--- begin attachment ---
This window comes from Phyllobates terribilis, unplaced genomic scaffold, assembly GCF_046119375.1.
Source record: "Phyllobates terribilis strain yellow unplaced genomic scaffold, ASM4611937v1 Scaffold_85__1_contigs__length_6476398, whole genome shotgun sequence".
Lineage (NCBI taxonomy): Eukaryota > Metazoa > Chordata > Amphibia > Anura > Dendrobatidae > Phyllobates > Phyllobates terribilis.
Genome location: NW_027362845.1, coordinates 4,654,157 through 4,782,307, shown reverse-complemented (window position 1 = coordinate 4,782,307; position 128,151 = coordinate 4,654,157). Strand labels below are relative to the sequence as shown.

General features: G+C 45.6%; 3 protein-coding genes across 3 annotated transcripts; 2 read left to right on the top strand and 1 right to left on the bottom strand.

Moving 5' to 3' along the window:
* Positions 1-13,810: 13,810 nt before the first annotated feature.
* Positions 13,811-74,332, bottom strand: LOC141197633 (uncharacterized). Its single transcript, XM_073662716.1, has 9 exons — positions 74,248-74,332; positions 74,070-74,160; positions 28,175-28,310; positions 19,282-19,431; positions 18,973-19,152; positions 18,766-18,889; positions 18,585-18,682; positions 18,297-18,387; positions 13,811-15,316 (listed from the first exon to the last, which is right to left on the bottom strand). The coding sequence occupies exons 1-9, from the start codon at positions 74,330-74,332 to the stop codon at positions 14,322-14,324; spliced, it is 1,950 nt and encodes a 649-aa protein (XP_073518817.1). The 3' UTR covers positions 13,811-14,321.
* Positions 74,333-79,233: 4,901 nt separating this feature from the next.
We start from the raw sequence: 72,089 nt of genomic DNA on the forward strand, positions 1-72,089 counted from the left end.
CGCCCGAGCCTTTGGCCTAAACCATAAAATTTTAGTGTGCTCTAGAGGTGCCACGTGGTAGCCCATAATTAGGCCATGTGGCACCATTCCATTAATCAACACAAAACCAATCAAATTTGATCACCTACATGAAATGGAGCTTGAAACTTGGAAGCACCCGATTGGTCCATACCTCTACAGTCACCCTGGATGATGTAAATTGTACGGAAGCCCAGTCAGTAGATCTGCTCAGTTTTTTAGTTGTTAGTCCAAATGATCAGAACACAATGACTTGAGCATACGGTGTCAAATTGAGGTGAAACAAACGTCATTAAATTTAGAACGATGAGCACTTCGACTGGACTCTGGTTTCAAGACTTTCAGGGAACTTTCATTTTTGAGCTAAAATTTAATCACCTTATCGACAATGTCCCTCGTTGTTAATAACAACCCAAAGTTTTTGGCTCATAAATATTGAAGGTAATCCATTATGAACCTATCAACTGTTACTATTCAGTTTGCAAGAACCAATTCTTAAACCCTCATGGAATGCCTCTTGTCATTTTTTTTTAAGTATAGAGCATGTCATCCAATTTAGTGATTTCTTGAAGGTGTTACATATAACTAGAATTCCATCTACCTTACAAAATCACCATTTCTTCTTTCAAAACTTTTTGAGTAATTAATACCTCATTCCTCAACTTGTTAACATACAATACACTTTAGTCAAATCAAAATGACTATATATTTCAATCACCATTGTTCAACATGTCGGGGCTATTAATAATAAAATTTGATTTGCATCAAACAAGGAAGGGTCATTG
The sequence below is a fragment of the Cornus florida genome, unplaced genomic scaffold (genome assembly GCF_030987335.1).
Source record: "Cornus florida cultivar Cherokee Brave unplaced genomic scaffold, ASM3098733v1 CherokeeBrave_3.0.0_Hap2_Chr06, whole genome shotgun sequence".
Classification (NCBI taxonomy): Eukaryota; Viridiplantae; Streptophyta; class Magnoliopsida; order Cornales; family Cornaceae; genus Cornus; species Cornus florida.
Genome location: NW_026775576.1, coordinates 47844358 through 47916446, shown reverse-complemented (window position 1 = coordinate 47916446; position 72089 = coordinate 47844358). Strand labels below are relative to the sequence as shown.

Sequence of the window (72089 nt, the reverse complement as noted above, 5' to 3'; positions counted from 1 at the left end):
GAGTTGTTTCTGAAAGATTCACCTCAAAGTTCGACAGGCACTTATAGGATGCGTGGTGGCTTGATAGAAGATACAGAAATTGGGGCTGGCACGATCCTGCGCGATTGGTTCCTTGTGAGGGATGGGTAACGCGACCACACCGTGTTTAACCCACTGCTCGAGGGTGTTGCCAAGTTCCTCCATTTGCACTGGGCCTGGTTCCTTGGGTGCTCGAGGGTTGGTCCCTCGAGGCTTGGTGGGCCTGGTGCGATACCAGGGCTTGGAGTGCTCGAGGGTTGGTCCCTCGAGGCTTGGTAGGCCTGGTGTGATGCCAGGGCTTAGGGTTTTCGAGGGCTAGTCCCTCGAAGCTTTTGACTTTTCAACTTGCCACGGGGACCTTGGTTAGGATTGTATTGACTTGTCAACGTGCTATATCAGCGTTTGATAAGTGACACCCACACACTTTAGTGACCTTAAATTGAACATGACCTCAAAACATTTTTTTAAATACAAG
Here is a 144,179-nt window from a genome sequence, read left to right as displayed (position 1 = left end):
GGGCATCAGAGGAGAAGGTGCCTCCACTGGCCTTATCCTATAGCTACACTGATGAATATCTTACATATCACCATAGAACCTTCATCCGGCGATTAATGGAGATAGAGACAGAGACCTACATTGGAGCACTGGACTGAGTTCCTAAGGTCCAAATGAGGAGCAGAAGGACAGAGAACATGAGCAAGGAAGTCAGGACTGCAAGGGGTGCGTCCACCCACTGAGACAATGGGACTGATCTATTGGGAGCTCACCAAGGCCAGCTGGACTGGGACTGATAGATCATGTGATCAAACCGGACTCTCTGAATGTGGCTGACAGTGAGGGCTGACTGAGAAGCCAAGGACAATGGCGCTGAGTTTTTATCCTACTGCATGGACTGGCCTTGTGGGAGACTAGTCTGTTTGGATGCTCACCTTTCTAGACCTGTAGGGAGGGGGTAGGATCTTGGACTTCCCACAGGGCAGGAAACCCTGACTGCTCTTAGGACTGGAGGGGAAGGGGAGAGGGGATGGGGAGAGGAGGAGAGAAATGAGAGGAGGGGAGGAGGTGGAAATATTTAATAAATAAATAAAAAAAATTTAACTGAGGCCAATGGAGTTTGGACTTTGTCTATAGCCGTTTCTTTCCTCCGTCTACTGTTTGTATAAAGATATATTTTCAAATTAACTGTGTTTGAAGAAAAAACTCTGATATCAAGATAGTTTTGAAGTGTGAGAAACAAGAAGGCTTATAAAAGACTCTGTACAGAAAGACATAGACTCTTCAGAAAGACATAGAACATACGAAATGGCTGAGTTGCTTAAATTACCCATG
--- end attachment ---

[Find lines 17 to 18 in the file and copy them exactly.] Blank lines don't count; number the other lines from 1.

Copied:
GAGTTGTTTCTGAAAGATTCACCTCAAAGTTCGACAGGCACTTATAGGATGCGTGGTGGCTTGATAGAAGATACAGAAATTGGGGCTGGCACGATCCTGCGCGATTGGTTCCTTGTGAGGGATGGGTAACGCGACCACACCGTGTTTAACCCACTGCTCGAGGGTGTTGCCAAGTTCCTCCATTTGCACTGGGCCTGGTTCCTTGGGTGCTCGAGGGTTGGTCCCTCGAGGCTTGGTGGGCCTGGTGCGATACCAGGGCTTGGAGTGCTCGAGGGTTGGTCCCTCGAGGCTTGGTAGGCCTGGTGTGATGCCAGGGCTTAGGGTTTTCGAGGGCTAGTCCCTCGAAGCTTTTGACTTTTCAACTTGCCACGGGGACCTTGGTTAGGATTGTATTGACTTGTCAACGTGCTATATCAGCGTTTGATAAGTGACACCCACACACTTTAGTGACCTTAAATTGAACATGACCTCAAAACATTTTTTTAAATACAAG
Here is a 144,179-nt window from a genome sequence, read left to right as displayed (position 1 = left end):